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Do you still remember how, long ago, we trained our thoughts? Most often we'd start from a dream. We wondered how, in total darkness, colours of such intensity could emerge within us. In a soft, low voice. Saying great things. Surprising, deep and accurate matters. Image and words. Like a bad dream written on a stormy night. Under western eyes. The lost paradises. War is here.
My immediate reaction to this film was: a modern, edgy and less focused film comprable to Tarkovsky's "The Mirror."
I genuinely don't know what to rate this film. I'm pretty indifferent towards it. Throughout watching, I noticed my mind regularly wandering, and, unlike how I normally respond to that observation, I let it continue to happen. I feel like Godard would appreciate that because, at the end of the day, isn't that what film is? Visual and sonic stimulus that leads to inward thought? With allowing myself to drift came a meditative quality. The difference with this film is that inward thought inspired by the screen was incredibly immediate but far less direct. I say it's indirect because there doesn't seem to be any complete or clear idea throughout the film that I could have used to inwardly springboard off of.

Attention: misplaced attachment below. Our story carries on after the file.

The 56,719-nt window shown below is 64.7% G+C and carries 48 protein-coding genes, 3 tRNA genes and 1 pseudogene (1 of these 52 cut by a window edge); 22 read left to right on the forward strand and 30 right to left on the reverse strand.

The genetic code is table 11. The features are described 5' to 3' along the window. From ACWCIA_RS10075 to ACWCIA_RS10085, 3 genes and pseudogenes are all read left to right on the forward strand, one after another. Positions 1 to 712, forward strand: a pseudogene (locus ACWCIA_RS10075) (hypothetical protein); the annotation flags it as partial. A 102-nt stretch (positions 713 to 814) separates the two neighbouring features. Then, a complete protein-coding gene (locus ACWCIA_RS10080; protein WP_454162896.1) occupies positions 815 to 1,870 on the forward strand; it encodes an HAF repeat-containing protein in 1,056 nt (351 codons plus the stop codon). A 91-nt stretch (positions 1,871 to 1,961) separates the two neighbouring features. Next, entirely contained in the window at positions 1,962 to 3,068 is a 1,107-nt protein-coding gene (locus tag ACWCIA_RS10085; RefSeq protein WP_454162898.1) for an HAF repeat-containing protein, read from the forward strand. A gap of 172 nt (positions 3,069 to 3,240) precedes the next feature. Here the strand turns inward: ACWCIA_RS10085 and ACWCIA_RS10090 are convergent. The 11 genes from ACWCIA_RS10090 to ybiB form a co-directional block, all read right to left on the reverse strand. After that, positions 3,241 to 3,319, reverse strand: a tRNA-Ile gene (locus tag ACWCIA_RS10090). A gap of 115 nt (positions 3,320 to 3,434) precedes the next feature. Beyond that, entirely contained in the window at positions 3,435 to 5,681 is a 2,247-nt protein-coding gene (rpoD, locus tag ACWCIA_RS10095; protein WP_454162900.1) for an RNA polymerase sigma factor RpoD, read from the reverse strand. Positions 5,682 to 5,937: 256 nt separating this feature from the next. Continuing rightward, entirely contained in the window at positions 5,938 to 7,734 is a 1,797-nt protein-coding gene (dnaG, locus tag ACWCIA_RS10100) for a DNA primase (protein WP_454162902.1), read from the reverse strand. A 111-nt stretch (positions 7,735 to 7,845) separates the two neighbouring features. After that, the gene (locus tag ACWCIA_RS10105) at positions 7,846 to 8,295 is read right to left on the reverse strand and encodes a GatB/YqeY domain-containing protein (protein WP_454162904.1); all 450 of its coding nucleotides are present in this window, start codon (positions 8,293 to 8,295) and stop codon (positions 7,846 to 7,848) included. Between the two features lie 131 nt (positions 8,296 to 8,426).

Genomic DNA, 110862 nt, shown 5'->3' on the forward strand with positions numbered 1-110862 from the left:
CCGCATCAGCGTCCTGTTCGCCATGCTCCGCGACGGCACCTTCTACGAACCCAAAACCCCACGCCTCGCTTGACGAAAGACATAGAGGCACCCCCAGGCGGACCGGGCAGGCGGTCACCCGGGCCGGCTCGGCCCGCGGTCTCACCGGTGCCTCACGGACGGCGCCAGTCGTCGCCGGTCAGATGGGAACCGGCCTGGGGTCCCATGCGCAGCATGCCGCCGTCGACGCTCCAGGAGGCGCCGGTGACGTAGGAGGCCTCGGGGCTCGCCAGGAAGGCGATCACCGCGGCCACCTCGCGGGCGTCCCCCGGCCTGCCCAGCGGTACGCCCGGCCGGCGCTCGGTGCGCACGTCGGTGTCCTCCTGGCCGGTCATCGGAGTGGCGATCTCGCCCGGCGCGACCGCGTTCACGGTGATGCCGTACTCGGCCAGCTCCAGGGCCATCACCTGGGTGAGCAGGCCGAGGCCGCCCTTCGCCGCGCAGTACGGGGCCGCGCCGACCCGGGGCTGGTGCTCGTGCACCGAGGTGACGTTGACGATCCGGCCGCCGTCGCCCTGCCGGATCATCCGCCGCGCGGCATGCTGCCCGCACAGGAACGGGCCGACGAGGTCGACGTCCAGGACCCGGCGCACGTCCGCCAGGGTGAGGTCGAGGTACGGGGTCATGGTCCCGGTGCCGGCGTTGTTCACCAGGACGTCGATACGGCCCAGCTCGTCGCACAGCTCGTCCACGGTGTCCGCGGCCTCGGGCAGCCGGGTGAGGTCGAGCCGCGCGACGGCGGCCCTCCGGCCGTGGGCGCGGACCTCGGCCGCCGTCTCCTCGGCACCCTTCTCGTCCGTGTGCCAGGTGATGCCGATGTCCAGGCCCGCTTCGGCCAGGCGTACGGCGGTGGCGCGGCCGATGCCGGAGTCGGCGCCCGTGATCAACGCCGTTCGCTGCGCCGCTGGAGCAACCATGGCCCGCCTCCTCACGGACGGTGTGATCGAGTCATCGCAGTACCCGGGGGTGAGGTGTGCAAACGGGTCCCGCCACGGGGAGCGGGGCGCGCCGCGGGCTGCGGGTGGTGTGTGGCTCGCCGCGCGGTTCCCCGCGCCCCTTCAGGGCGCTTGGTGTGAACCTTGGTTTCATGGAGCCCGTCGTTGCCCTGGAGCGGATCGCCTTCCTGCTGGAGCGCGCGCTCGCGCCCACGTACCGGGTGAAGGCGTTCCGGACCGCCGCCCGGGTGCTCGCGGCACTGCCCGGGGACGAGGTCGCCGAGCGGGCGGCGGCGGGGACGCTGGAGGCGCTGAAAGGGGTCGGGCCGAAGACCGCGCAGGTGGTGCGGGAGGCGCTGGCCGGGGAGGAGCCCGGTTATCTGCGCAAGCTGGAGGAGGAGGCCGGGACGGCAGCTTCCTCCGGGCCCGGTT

Like the film, this review doesn't seem grounded in much concrete thought, and I think that's an appropriate response to have. That sounds like a negative statement but it truly isn't. The whole thing felt like an unabashed visual stream of consciousness into Godard's various woes with the world in which meaning can be more drawn from the form than the substance. It was a unique experience to say the least.
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